9 Surprising Benefits of Being an Education Major

StrategyDriven Professional Development Article | 9 Surprising Benefits of Being an Education Major

For the 19.4 million students enrolled in college, choosing a major is a significant milestone. But for students without a clear vision, this milestone can be confusing and stressful. Students with a love of helping others might just want to set their sights on a teaching major as an option.

Read on to learn about the nine surprising benefits of being an education major!

1. Spend Your Career Helping Others

When you pursue a teaching major, you put yourself on a path to helping others throughout your life. Many people associate medical professions, such as nursing, with helping others. But teaching is another great option if you don’t picture yourself working in a medical setting.

Best of all, each day will bring a unique set of experiences as you formulate lesson plans and interact with students. You’ll have control over how you manage a classroom and oversee learning exercises.

2. Commit to Lifelong Learning

As a teacher, you embark on a journey of ongoing learning. Every time you present content to your students, you’ll discover different nuances. And you’ll constantly be looking for ways to expand and improve your lesson plans.

Because of the commitment to lifelong learning, you may think that teaching means you’ll be in school forever. But much of the learning occurs informally.

How long does it take to get a teaching degree? You can achieve one by attending a four-year college, but there are accelerated programs for those coming from different fields. A guidance counselor can help you navigate education major requirements to ensure you check every box.

3. See Your Students Improve

One of the most rewarding parts of teaching is the ability to see your students improve. You can offer words of encouragement when students are struggling and find creative ways to explain challenging concepts. You may even spend time tutoring students after hours.

While teaching can be an intense and time-consuming job, it can make a significant difference. You’ll be able to see a student master a confusing topic in geometry or learn better ways to construct a research paper because of your efforts. And this sense of persistence will set students up for success in future endeavors.

4. Contribute to Your Community

If you’re an education major, know that teaching is an excellent way to become more invested in your community. You can participate in fundraisers or help plan performances. And many of these activities will attract large audiences of both parents and community members.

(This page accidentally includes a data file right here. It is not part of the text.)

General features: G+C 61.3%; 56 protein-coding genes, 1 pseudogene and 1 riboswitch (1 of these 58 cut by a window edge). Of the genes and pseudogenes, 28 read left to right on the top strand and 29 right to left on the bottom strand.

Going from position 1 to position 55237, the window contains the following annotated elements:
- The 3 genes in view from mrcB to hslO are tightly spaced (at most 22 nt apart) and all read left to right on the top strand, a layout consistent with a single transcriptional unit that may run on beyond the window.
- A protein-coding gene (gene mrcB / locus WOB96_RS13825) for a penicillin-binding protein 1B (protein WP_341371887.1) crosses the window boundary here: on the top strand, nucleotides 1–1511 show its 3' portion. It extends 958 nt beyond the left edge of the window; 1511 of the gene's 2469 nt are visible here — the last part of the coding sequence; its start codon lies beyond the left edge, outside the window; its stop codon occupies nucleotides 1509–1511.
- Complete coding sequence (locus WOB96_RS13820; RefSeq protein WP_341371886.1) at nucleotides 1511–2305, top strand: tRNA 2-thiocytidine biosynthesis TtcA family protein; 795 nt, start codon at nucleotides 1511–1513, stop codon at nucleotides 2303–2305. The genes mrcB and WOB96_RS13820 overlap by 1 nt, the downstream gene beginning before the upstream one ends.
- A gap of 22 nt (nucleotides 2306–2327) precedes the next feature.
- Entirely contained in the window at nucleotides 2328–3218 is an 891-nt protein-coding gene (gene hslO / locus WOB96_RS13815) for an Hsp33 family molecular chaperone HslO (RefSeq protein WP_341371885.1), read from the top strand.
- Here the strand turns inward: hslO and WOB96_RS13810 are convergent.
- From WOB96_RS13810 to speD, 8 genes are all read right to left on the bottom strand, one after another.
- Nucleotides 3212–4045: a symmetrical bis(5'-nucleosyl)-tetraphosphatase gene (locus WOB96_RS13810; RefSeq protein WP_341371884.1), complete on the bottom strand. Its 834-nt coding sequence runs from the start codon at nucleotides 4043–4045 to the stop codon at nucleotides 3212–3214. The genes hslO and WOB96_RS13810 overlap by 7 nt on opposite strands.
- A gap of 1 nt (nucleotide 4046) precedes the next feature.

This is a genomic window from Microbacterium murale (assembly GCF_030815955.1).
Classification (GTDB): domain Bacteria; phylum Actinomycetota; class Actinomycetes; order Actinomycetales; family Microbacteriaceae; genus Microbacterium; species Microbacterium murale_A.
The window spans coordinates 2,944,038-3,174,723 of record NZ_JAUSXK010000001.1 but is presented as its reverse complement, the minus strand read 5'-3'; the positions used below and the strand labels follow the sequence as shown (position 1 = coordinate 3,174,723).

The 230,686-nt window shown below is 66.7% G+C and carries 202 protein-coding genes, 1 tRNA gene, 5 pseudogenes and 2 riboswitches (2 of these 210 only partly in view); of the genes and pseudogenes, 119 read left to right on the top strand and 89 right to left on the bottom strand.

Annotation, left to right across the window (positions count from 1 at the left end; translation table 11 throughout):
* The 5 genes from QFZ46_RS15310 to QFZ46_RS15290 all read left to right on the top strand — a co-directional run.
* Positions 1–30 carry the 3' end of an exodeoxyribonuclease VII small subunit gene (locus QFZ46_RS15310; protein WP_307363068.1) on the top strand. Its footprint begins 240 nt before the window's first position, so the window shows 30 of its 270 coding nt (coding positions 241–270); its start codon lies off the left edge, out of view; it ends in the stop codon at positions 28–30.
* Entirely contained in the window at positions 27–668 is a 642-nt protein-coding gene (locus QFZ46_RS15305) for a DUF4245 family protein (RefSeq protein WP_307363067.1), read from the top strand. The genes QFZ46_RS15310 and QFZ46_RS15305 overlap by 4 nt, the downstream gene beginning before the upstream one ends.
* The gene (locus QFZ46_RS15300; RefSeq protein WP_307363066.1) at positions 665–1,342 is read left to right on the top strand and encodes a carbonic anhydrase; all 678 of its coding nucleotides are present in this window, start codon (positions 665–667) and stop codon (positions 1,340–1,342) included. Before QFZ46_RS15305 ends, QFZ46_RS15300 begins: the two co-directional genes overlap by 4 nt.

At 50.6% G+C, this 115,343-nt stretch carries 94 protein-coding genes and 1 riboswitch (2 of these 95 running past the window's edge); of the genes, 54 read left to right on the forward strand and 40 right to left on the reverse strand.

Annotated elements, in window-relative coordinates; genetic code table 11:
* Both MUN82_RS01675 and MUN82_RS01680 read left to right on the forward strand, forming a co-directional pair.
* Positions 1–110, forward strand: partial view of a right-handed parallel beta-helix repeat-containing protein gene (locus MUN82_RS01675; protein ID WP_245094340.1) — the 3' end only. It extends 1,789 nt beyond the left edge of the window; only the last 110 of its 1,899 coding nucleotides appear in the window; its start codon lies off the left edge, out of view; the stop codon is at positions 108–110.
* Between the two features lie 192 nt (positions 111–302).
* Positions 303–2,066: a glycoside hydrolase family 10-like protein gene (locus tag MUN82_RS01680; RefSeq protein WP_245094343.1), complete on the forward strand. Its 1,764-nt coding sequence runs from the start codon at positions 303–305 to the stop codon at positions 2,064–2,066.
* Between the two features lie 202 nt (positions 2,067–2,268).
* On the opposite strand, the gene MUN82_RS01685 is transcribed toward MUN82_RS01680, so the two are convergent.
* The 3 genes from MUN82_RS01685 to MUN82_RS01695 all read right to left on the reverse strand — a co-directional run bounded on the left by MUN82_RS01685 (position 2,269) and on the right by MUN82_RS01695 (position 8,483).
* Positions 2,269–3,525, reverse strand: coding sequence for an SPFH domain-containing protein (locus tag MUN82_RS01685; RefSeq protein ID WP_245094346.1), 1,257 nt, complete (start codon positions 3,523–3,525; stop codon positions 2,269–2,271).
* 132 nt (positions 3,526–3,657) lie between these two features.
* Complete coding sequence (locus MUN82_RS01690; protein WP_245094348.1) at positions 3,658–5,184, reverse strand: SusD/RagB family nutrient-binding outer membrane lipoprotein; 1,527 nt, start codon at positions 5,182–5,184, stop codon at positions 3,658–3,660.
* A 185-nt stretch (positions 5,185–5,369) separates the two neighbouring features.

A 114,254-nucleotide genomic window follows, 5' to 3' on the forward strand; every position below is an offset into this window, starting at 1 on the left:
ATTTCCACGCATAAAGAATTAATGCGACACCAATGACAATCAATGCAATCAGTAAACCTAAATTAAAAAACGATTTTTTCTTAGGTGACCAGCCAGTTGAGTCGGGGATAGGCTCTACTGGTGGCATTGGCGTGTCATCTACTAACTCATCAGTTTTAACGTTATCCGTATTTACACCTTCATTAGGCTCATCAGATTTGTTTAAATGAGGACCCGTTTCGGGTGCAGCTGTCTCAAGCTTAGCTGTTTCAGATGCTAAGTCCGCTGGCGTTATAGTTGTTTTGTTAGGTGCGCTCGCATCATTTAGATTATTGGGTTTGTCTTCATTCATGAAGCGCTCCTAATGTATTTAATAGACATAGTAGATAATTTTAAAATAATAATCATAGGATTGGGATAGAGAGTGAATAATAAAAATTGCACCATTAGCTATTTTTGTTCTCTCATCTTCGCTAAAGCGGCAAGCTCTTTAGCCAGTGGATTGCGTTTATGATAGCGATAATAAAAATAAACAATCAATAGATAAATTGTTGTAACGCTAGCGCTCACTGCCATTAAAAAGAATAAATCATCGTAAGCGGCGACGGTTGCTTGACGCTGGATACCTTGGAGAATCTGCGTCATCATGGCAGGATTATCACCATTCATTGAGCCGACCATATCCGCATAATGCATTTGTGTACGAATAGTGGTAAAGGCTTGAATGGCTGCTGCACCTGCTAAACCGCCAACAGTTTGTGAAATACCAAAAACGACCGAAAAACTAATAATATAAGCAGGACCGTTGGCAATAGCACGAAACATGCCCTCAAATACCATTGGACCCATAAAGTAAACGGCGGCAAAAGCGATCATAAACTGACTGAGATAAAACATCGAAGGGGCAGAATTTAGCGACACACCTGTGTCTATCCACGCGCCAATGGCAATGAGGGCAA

Excellent teachers can become celebrities within their communities. You’ll be sought-after for community events. And you can expect to interact with parents and family members at school events.

5. Choose a Secure Job

Teaching offers one of the more secure job opportunities available. As a new teacher, you’ll need to earn your place through positive evaluations. But over time, you may be able to earn tenure, which offers more job security.

With each year, you’ll also be able to secure salary increases and retirement savings. If you love your district as a public school teacher, you could spend your entire career there.

6. Gain Access to Diverse Career Paths

While you might have your heart set on working with elementary school students or high schoolers, there are other options, as well. You can work in public schools or try a private boarding school where you are immersed in campus life.

As for other options, teaching may translate to working in special education or a community college setting. And it could mean working with at-risk youth or volunteering your time at a community center.

7. Increase Your Credentials

After you complete a college major in education, you don’t need to stop obtaining credentials. Once you’ve secured a teaching job, there are many ways to do this while teaching. And better yet, you can add job security and make yourself a better candidate for future positions.

Consider pursuing a masters in education degree to build your skill sets. Additionally, you can set yourself up for better advancement opportunities, including better pay. If you’re on the hunt for a new job, potential employers will notice the advanced degree on your resume.

8. Build a Network of Colleagues

As a teacher, you won’t be working in isolation, even if you’re in charge of a classroom. You’ll have colleagues teaching the same grade level or subject as you. And you’ll have a school full of colleagues ready to support you and collaborate.

Further, you’ll have professional development opportunities. Attending conferences and seminars can be a great way to build connections and develop your approach to teaching. You’ll become a better communicator, as well, if you give presentations and network at these events.

9. Feel Satisfied in Your Career

Whether you pursue a secondary education major or work with younger children, you’ll feel rewarded with a teaching career. You can finish each day of working knowing that you’ve had an impact. And sometimes those seemingly small projects or lessons can direct a student’s career trajectory.

Down the road, you may even have the chance to reconnect with former students. Nothing beats the feeling of knowing that your lessons and encouragement helped shape their futures.

Choose an Education Major

An education major can be an opportunity to help others while continuing to invest in your own education. You’ll gain a supportive network of colleagues and opportunities for career advancement. In addition, you’ll have a rewarding career that provides job security.

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